In the wake of an undecided election, Chicagoans gather to ‘Defend Every Vote’

Masked Chicagoans gather to "defend the vote" downtown at Daley Plaza. (Allison Schatz/MEDILL)

By Allison Schatz
Medill Reports

After a summer of intense clashes between the Chicago Police Department and protesters, the post-election rally and march to “Defend Every Vote” was without incident for both protesters and police.

Attendees gathered in downtown Chicago, at Daley Plaza, at the feet of Picasso’s imposing metal sculpture, to make their voices heard on myriad issues that were critical to them in this heated election. From a fair wage to racial justice, from court appointees to a woman’s right to choose, everyone present was there to demand that every vote be counted. Tuesday’s general election was anything but decisive, and as the week unfurled, Americans became increasingly restless to know the winner.

Just a day after the general election, a group of over 1,000 gathers at Daley Plaza, in downtown Chicago and demands that every vote be counted. The event is held as the election results are not yet known,
and with the intention of expressing support for the slow and steady vote count process that is taking place in key battleground states such as Pennsylvania, Arizona, Nevada, Georgia and North Carolina. (Allison Schatz/MEDILL)
Billed as “Defend the Election Rally,” the event was organized by the Illinois Election Defense Action Council, and was co-hosted by many Chicago-area groups, including Black Lives Matter Chicago, Chicago Teachers Union, Jewish Council on Urban Affairs, Arab American Action Network and more. The event is part of a larger national effort to support the continued fair count of all votes cast in the general election. (Allison Schatz/MEDILL)
Drums beat and crowds chant “Black Lives Matter,” “This is what democracy looks like,” and “Our streets, our city” as bike police close off Michigan Avenue so protesters can turn and head north down the Magnificent Mile. Cars honk and onlookers cheer as the crowds move through the streets. As protesters march down Michigan Avenue and turn onto Wacker Drive, heading toward Trump Tower, the crowd expresses frustration and anger at President Donald Trump. (Allison Schatz/MEDILL)
“Equity or else” is just one of the many messages being relayed at Wednesday’s rally for the vote. (Allison Schatz/MEDILL)
In the wake of a summer that saw peaceful protests disrupted by looters, Mayor Lightfoot announced she would significantly increase police presence the week of the general election. Many officers are on bikes, while others are on foot, or in nearby vans. (Allison Schatz/MEDILL)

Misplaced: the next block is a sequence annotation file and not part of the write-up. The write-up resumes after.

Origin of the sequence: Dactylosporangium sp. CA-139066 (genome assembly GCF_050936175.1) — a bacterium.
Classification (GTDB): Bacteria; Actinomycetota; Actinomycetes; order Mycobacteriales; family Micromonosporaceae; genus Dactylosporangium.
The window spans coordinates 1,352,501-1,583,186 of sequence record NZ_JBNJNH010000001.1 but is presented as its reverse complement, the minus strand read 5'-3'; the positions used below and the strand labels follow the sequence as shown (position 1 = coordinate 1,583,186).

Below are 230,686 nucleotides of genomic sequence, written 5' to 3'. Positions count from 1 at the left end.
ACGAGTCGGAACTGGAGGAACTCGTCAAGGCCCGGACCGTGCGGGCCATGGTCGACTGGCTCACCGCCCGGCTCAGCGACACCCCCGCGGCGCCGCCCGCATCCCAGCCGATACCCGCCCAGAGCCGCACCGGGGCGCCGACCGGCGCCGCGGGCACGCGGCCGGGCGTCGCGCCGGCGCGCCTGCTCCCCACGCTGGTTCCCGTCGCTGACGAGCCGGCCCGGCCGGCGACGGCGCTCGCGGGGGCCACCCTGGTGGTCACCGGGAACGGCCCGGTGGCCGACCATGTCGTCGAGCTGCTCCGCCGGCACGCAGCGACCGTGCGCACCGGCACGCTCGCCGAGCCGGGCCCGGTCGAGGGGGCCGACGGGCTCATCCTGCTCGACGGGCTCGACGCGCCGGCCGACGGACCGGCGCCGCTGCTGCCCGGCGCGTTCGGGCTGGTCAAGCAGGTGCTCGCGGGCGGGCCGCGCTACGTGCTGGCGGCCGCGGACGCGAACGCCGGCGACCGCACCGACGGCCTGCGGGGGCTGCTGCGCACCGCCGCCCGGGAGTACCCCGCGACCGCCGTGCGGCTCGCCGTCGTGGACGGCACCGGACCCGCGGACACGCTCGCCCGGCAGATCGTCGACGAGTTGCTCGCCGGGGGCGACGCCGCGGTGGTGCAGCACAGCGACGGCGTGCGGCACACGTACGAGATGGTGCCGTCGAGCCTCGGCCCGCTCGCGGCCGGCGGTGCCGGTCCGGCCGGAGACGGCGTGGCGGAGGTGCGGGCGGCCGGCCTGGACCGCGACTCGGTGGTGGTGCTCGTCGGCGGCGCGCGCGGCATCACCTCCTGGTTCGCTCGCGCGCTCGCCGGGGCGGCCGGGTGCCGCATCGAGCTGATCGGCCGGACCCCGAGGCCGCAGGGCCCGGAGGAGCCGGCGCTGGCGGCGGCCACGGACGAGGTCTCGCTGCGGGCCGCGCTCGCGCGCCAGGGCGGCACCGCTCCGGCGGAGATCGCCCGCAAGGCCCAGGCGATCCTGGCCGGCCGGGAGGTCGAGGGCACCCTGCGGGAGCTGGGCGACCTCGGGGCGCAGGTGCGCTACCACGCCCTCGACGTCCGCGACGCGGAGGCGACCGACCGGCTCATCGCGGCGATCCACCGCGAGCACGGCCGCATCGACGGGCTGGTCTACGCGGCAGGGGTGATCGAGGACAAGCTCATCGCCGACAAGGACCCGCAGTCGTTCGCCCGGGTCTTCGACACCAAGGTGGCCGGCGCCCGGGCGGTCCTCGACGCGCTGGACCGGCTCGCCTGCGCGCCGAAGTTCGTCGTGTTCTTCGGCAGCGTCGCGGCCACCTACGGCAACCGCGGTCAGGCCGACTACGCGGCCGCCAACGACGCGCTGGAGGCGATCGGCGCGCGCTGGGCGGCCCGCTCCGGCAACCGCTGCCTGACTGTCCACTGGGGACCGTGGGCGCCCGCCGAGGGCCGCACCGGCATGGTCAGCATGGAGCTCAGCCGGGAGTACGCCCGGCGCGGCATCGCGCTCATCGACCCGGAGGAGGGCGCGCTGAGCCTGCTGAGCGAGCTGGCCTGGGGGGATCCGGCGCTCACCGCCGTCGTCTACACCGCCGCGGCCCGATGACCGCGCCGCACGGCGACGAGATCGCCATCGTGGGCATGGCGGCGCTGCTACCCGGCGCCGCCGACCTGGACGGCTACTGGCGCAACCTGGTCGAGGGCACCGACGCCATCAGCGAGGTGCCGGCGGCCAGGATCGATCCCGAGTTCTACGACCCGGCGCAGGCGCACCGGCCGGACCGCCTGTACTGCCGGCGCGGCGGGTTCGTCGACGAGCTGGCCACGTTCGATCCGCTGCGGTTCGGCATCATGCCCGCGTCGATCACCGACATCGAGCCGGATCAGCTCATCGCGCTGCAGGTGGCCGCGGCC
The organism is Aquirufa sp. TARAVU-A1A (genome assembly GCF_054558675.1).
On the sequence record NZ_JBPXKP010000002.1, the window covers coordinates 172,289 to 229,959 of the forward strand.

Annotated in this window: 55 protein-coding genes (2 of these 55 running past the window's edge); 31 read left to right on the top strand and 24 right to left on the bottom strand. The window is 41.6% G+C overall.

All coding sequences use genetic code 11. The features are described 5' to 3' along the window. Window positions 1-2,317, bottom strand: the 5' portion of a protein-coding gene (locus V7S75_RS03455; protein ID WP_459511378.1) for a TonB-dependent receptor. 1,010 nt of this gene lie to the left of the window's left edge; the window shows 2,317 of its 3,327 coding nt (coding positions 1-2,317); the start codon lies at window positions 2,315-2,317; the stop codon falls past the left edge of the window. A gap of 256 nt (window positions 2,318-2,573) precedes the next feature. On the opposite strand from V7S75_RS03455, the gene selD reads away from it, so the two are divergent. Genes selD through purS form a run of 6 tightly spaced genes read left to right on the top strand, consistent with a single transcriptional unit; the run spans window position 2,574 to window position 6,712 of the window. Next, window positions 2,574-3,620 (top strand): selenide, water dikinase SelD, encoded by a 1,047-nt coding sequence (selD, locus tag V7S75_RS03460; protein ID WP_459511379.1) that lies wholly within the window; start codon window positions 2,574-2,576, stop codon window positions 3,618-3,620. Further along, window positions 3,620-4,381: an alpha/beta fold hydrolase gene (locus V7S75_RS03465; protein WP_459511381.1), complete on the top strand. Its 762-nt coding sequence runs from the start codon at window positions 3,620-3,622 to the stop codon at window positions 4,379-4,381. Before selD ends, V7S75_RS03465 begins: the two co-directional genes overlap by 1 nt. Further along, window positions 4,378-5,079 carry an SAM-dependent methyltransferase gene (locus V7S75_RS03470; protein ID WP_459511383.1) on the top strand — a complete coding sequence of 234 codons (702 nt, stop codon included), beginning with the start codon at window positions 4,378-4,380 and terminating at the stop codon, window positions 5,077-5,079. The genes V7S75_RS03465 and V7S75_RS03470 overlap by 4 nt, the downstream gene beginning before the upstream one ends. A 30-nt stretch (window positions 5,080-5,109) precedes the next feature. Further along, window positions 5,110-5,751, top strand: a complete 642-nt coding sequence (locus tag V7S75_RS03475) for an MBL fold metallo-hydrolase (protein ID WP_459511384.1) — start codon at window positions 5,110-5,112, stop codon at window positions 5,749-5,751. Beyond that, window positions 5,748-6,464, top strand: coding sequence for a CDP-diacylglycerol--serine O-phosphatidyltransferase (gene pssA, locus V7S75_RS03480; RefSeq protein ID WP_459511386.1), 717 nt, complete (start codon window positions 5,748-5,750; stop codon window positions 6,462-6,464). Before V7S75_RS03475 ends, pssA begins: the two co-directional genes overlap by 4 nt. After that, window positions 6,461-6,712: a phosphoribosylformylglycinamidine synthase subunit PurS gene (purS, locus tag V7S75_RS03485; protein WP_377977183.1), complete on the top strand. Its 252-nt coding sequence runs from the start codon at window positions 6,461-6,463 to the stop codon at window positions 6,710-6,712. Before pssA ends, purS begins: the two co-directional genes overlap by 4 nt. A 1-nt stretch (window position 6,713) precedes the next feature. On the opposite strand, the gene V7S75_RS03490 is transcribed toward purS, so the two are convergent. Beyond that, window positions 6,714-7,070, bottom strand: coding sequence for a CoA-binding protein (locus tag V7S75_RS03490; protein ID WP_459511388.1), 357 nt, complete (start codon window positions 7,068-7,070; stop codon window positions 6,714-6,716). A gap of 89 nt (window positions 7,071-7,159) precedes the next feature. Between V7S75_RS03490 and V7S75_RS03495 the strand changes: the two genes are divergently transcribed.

When protesters arrive at the Wabash bridge, beside Trump Tower, they find the bridge has been raised. City officials raised the bridge Tuesday night as a “precautionary measure,” according to Mary May, the Chicago spokeswoman for the Office of Emergency Management and Communications. The city has raised the bridge several times this year in response to both protests and looting in the wake of the killing of George Floyd and other instances of police brutality. (Allison Schatz/MEDILL)
In July 2020, Chicago Police Superintendent David Brown formed the Critical Incident Response Team, comprised of 250 officers. In a statement concerning its role, CPD Cmdr. Michael Pigott noted their role is to “protect the residents and the visitors that come to the downtown area or any area in the city that are here to peacefully express their views or enjoy a ballgame or a festival.” (Allison Schatz/MEDILL)
Masked protestors fill the streets carrying signs that convey their displeasure with President
Donald Trump and his administration. (Allison Schatz/MEDILL)
A protester holds a red flag aloft and leads the way for marchers. (Allison Schatz/MEDILL)
A protester wheels a mock guillotine through the streets as part of the march. (Allison Schatz/MEDILL)
Chicago police officers don riot gear as the mood tenses. At several points tensions simmered between both police and activists, and even between the activists themselves.
Despite the tensions, there were no arrests or injuries. (Allison Schatz/MEDILL)

Allison Schatz is a Social Justice & Investigative Reporter at Medill. You can follow her on Twitter at @AllisonSchatz8.

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